The Superstrata from Arevo is the world’s first 3D-printed unibody bike frame using thermoplastic carbon fiber composites. The fork and wheel frames are also 3D-printed using the same material. The first concept prototype was built in December 2017, and the final design is based on their 6th concept which was built in Jun 2020. This was followed by global launch in July 2020 via Indiegogo. The bike frame size can be customised for riders between 1.4m to 2.2 meters tall, and comes in urban and racing configuration which can be customised to individual needs. The urban configuration also comes with E-bike version for those looking for battery powered bikes.
It appears that the main selling point of the Superstrata frame is the weight, which is stated to weigh as low as 1.3kg. When fully fitted in classic racing configuration, the total weight is as low as 7.5kg. In comparison, most high-end racing bike normally weighs between 9 to 11 kg at the same or even higher price range. Even though it is lightweight, the company touted that the carbon fiber is 61 times the strength-to-weight ratio of steel, and 15 times in the case of titanium. The lighter weight may also mean more power savings for the E-bike version and hence more mileage per charge.
The design specification and cost-effectiveness of this bicycle frame is unrivaled at this time…? So we thought, but there are existing bicycle frames at around the same weight range.
One design feature of the Superstrata is the lack of seat tube that exists in most conventional design. This is not new per se, as the first seat-tube-less frame was first produced more than 28 years ago by Kestrel. Back then, we can vaguely recall the feedback from some riders was that they feel the seat-tube-less lacks stiffness (bad) or provide a “softer” ride (good). Either way, we love the curve and unconventional look of the bike frame back then when triathlon was a new thing with aerobars, carbon wheels, and the then famous Zipp frames.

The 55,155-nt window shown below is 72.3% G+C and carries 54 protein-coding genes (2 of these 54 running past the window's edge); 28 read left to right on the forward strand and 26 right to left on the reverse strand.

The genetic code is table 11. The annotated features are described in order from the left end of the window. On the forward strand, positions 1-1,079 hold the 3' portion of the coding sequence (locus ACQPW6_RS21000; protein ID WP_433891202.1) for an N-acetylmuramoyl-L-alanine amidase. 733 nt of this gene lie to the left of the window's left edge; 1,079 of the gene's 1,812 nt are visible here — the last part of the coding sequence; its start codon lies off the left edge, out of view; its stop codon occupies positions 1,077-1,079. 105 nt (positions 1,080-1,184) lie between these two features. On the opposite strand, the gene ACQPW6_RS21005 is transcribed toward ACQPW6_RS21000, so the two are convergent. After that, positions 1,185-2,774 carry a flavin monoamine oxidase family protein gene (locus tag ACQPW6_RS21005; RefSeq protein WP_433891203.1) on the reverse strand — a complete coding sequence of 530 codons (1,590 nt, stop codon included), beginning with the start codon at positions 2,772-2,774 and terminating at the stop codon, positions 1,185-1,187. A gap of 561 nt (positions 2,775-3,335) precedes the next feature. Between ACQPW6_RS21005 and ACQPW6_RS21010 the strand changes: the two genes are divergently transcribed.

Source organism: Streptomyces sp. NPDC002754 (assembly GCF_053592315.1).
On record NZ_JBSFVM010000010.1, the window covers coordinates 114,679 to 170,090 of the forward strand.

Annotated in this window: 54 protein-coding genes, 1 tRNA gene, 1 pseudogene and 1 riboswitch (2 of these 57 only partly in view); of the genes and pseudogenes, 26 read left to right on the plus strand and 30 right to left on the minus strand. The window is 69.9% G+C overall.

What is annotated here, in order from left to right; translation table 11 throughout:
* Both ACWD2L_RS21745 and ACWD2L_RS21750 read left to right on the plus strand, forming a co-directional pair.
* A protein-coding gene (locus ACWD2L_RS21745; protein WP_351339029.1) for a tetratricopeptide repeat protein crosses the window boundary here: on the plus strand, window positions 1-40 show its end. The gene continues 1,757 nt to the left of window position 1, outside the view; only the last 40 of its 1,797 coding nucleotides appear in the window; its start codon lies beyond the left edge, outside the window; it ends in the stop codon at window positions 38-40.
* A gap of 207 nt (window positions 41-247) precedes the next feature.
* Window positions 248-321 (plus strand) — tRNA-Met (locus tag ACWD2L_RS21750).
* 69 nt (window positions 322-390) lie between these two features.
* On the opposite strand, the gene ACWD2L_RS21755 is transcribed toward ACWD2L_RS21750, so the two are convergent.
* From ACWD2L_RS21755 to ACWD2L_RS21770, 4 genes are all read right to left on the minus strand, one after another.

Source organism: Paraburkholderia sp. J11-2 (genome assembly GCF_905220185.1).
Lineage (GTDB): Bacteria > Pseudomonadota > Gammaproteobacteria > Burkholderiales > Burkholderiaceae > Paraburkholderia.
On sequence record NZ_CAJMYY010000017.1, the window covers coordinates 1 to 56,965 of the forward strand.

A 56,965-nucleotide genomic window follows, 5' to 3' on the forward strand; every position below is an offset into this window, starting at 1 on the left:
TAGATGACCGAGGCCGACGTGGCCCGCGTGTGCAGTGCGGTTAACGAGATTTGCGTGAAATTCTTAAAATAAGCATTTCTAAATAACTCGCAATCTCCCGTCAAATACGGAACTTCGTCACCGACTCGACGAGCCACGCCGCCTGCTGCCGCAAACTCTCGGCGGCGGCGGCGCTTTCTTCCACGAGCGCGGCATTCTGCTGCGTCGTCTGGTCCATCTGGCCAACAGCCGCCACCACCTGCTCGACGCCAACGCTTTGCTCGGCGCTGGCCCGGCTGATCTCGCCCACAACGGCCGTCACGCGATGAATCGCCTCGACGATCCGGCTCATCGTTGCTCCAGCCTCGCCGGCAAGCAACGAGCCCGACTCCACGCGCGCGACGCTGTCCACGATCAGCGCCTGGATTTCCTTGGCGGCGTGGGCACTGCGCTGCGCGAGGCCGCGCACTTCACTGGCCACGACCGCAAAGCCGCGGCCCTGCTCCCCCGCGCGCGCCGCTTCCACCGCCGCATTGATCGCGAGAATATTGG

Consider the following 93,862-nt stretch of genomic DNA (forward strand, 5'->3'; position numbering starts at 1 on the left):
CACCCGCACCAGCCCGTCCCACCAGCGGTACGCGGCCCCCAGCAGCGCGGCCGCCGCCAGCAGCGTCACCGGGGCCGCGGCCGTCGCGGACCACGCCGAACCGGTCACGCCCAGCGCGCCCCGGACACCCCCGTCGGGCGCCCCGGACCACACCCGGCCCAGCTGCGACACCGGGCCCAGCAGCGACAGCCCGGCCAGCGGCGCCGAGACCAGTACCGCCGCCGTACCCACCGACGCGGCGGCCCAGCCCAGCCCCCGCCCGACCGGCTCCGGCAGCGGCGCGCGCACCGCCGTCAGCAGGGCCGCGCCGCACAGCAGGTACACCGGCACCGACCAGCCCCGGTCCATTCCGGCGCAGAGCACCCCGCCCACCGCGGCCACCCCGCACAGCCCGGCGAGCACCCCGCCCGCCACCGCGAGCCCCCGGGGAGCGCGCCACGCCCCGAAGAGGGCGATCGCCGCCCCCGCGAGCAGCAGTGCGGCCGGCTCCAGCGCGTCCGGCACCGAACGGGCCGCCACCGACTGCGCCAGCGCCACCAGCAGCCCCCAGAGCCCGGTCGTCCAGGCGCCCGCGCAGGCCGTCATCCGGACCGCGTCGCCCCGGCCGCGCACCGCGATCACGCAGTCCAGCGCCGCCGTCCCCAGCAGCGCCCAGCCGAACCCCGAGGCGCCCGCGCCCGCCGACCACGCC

The Superstrata may not be the first 3D-printed bike frame, even though it could be the first using thermoplastic carbon fiber composites. Renishaw stated that they were the first the develop the world’s first 3D-printed titanium bike frame in 2013, which we expect to be quite expensive in those days.
So there is nothing new in the Superstrata design, except for the use of new 3d printing technology? No, they may have the same “seat-tube-less” look but but there is another major design difference other than the manufacturing technology.
The Kestrel 500 (1992) is a monocoque frame which means the structure is supported by the “skin”, that is the carbon fiber. Whereas Superstrata (2020) is a unibody frame which supposedly mean the entire frame down to the inner core is built as one piece to support the structure. Unibody design may be new to bikes but it is the preferred construction method for most cars in the market today.
The Kestrel carbon bike frame has been around for a very long time. The 2019 Talon X (below) is one of the latest model which comes with seat tube and weighs at 8.4kg for a complete bike including Shimano Ultegra components. We do not have the weight of the Talon X frame to compare apple to apple, but if equipped with the lighter weight components, we believe the complete bike can easily get under 8.0kg to match the Superstrata.
The Talon X is constructed using our highest grade 800K ultra high-modulus carbon fiber for a light, but incredibly strong platform. Shimano’s Ultegra drivetrain is matched to Oval Concepts 527 wheels providing lightweight performance. Each frame size has unique tube lengths, diameters, shapes, and carbon layups to produce the best possible ride quality for every size rider.
Most triathletes in the 90s would already know Kestrel, and wished that we had the budget to buy one of the frame back then. Given the choice today, which bike frame would you choose? Personally I would prefer to pick the Talon X as it comes with the seat tube, and its produced by an established brand with more than 30 years in the bike business. The weight is only 8.4kg and priced at $1999 today, which is comparable to Superstrata price.
Nevertheless, we look forward to see if 3d printed frames do disrupt this industry, and if it will become the new norm for manufacturers moving forward. If yes, we should be seeing more of such design in the competitions, triathlon, Tour de France, etc.